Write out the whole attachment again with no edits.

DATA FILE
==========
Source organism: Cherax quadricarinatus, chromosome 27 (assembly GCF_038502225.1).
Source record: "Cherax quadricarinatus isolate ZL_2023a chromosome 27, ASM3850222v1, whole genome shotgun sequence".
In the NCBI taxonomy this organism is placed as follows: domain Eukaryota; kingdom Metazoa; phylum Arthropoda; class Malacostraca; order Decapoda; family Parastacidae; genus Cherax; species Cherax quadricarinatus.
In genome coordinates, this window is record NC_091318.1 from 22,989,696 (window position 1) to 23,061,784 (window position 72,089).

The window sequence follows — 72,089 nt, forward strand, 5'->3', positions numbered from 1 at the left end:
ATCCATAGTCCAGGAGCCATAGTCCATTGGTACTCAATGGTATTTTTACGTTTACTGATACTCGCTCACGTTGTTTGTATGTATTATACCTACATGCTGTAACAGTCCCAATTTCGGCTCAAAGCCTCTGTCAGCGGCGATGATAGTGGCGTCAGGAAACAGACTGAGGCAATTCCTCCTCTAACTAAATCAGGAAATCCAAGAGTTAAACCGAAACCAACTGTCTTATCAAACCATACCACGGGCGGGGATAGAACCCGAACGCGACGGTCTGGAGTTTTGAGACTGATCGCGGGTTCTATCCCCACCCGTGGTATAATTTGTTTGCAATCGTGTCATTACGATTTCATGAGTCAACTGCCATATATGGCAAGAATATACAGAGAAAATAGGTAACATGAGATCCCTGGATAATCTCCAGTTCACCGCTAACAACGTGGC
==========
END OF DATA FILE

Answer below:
Source organism: Cherax quadricarinatus, chromosome 27 (assembly GCF_038502225.1).
Source record: "Cherax quadricarinatus isolate ZL_2023a chromosome 27, ASM3850222v1, whole genome shotgun sequence".
In the NCBI taxonomy this organism is placed as follows: domain Eukaryota; kingdom Metazoa; phylum Arthropoda; class Malacostraca; order Decapoda; family Parastacidae; genus Cherax; species Cherax quadricarinatus.
In genome coordinates, this window is record NC_091318.1 from 22,989,696 (window position 1) to 23,061,784 (window position 72,089).

The window sequence follows — 72,089 nt, forward strand, 5'->3', positions numbered from 1 at the left end:
ATCCATAGTCCAGGAGCCATAGTCCATTGGTACTCAATGGTATTTTTACGTTTACTGATACTCGCTCACGTTGTTTGTATGTATTATACCTACATGCTGTAACAGTCCCAATTTCGGCTCAAAGCCTCTGTCAGCGGCGATGATAGTGGCGTCAGGAAACAGACTGAGGCAATTCCTCCTCTAACTAAATCAGGAAATCCAAGAGTTAAACCGAAACCAACTGTCTTATCAAACCATACCACGGGCGGGGATAGAACCCGAACGCGACGGTCTGGAGTTTTGAGACTGATCGCGGGTTCTATCCCCACCCGTGGTATAATTTGTTTGCAATCGTGTCATTACGATTTCATGAGTCAACTGCCATATATGGCAAGAATATACAGAGAAAATAGGTAACATGAGATCCCTGGATAATCTCCAGTTCACCGCTAACAACGTGGC